Paul Romer is ‘busy’ …19 May, 2015 at 14:21 | Posted in Economics | 9 Comments
About math: I have an undergraduate degree in physics. I’ve seen clear evidence that math can facilitate scientific progress toward the truth.
If you think that math is worthless or dangerous, I’m sure that there are people who will be happy to discuss this with you. I’m not interested. I’m busy.
If you do not accept this premise, I’m sure that there are people who would be happy to debate it with you. I’m not interested. I’m busy.
To me this sounds more like a person afraid of methodological self-reflection, rather than an open-minded and pluralist person.
Where does this methodology-aversion come from?
As far as yours truly can see it all grinds down to a misplaced belief in deductivist mathematical reasoning being the only kind of scientific economics around. If economics isn’t performed as a mathematical modeling it’s not really science in Romer’s world-view. There is no problem with that view — as long as you have done some ontological and methodological reflection and presented arguments for the appropriateness of insisting on deductivist-mathematical modeling being the preferred scientific procedure in economics. No such argumentation is presented.
When applying deductivist thinking to economics, Romer and other mainstream economists usually set up “as if” models based on a set of tight axiomatic assumptions from which consistent and precise inferences are made. The beauty of this procedure is of course that if the axiomatic premises are true, the conclusions necessarily follow. The snag is that if the models are to be relevant, we also have to argue that their precision and rigour still holds when they are applied to real-world situations. They often don’t. When addressing real economies, the idealizations necessary for the deductivist machinery to work, simply don’t hold.
So how should we evaluate the search for ever greater precision and the concomitant arsenal of mathematical and formalist models? To a large extent, the answer hinges on what we want our models to perform and how we basically understand the world.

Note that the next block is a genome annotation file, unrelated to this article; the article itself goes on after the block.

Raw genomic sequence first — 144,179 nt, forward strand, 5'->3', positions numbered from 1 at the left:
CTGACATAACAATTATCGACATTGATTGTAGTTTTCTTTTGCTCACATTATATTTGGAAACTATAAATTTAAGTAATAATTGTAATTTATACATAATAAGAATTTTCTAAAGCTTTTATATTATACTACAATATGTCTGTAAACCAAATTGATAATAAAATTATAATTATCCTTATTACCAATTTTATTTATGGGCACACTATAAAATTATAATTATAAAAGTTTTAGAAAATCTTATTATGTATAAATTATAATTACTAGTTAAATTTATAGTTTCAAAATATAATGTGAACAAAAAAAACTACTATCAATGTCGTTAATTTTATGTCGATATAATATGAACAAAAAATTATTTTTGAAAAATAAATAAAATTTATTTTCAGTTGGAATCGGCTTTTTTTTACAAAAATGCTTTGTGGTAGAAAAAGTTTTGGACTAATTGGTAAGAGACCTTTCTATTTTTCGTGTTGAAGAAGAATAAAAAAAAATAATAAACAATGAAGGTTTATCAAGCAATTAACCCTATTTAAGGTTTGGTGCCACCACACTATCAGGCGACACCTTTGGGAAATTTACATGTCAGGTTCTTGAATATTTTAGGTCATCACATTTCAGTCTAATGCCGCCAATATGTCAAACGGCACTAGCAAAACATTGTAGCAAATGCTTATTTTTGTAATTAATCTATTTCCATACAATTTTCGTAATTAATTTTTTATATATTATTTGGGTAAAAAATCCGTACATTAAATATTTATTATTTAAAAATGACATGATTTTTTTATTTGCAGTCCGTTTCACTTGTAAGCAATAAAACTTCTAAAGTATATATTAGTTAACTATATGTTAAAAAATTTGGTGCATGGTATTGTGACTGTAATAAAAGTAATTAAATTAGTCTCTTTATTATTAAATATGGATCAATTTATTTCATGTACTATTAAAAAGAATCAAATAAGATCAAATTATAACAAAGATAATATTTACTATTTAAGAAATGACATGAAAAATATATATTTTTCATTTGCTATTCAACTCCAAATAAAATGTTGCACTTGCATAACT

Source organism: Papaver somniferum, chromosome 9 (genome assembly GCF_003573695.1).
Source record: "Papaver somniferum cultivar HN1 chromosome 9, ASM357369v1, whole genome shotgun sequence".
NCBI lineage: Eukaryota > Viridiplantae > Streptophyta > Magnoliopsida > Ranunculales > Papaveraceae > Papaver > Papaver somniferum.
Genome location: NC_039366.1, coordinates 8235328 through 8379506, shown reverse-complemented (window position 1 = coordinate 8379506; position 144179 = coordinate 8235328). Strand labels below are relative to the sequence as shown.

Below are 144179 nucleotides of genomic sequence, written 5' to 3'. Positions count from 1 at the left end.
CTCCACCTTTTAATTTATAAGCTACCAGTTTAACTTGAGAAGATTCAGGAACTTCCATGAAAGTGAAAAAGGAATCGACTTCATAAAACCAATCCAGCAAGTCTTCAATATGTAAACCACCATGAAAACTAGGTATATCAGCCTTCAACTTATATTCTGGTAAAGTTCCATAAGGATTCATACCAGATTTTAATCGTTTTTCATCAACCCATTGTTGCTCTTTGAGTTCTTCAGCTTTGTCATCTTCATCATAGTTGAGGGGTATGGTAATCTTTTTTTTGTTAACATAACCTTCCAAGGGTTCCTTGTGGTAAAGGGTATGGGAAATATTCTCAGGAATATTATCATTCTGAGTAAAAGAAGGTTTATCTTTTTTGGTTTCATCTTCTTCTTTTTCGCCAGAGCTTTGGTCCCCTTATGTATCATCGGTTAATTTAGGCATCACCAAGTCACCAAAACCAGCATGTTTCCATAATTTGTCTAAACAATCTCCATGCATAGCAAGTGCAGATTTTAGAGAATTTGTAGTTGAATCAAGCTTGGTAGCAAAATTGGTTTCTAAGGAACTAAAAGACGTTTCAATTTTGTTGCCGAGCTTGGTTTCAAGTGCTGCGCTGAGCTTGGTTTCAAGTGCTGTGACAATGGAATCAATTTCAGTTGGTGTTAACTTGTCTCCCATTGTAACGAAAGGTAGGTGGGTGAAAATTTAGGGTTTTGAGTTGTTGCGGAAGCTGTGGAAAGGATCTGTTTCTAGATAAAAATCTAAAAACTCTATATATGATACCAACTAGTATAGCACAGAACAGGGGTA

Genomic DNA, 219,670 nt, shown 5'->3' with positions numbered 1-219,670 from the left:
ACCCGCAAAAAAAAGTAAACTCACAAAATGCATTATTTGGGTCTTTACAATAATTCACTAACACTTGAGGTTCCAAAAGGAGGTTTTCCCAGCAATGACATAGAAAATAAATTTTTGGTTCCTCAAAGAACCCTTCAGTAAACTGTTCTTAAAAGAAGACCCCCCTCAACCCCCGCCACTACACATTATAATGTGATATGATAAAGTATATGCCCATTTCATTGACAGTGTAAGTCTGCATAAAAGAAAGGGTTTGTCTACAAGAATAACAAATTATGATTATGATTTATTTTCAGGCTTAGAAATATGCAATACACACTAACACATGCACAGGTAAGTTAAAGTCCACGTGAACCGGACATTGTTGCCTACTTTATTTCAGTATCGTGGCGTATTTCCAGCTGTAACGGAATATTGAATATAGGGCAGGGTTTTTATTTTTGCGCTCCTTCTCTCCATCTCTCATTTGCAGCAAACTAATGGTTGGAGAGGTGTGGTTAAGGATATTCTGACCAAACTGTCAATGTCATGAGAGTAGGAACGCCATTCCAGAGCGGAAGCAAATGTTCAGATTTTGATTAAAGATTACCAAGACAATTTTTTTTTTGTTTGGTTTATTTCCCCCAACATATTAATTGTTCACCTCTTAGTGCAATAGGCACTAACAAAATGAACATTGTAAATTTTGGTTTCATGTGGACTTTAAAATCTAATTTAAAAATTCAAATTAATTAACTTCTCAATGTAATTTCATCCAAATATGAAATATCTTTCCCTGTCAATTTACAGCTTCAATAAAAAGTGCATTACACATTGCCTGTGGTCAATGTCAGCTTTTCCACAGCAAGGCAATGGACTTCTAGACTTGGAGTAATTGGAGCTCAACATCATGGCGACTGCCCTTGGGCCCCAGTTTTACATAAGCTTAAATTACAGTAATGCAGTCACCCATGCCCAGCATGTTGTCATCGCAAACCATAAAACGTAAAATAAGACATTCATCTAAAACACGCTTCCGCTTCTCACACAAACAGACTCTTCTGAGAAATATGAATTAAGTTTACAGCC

The world in which we live is inherently uncertain and quantifiable probabilities are the exception rather than the rule. To every statement about it is attached a “weight of argument” that makes it impossible to reduce our beliefs and expectations to a one-dimensional stochastic probability distribution. If “God does not play dice” as Einstein maintained, I would add “nor do people”. The world as we know it, has limited scope for certainty and perfect knowledge. Its intrinsic and almost unlimited complexity and the interrelatedness of its organic parts prevent the possibility of treating it as constituted by “legal atoms” with discretely distinct, separable and stable causal relations. Our knowledge accordingly has to be of a rather fallible kind.
To search for precision and rigour in such a world is self-defeating, at least if precision and rigour are supposed to assure external validity. The only way to defend such an endeavour is to take a blind eye to ontology and restrict oneself to prove things in closed model-worlds. Why we should care about these and not ask questions of relevance is hard to see. We have to at least justify our disregard for the gap between the nature of the real world and our theories and models of it.
Now, if the real world is fuzzy, vague and indeterminate, then why should our models build upon a desire to describe it as precise and predictable? Even if there always has to be a trade-off between theory-internal validity and external validity, we have to ask ourselves if our models are relevant.
Models preferably ought to somehow reflect/express/correspond to reality. I’m not saying that the answers are self-evident, but at least you have to do some methodological and philosophical under-labouring to rest your case. Too often that is wanting in modern economics, where methodological justifications of chosen models and methods as a rule are non-existent.
“Human logic” has to supplant the classical, formal, logic of deductivism if we want to have anything of interest to say of the real world we inhabit. Logic is a marvellous tool in mathematics and axiomatic-deductivist systems, but a poor guide for action in real-world systems, in which concepts and entities are without clear boundaries and continually interact and overlap. In this world I would say we are better served with a methodology that takes into account that “the more we know the more we know we don’t know”.
The models and methods we choose to work with have to be in conjunction with the economy as it is situated and structured. Epistemology has to be founded on ontology. Deductivist closed-system theories, as all the varieties of the Walrasian general equilibrium kind, could perhaps adequately represent an economy showing closed-system characteristics. But since the economy clearly has more in common with an open-system ontology we ought to look out for other theories – theories who are rigorous and precise in the meaning that they can be deployed for enabling us to detect important causal mechanisms, capacities and tendencies pertaining to deep layers of the real world.
Rigour, coherence and consistency have to be defined relative to the entities for which they are supposed to apply. Too often they have been restricted to questions internal to the theory or model. But clearly the nodal point has to concern external questions, such as how our theories and models relate to real-world structures and relations. Applicability rather than internal validity ought to be the arbiter of taste.
But obviosly Paul Romer doesn’t want to talk about these scary methodological-philosophical issues. He is ‘busy’ …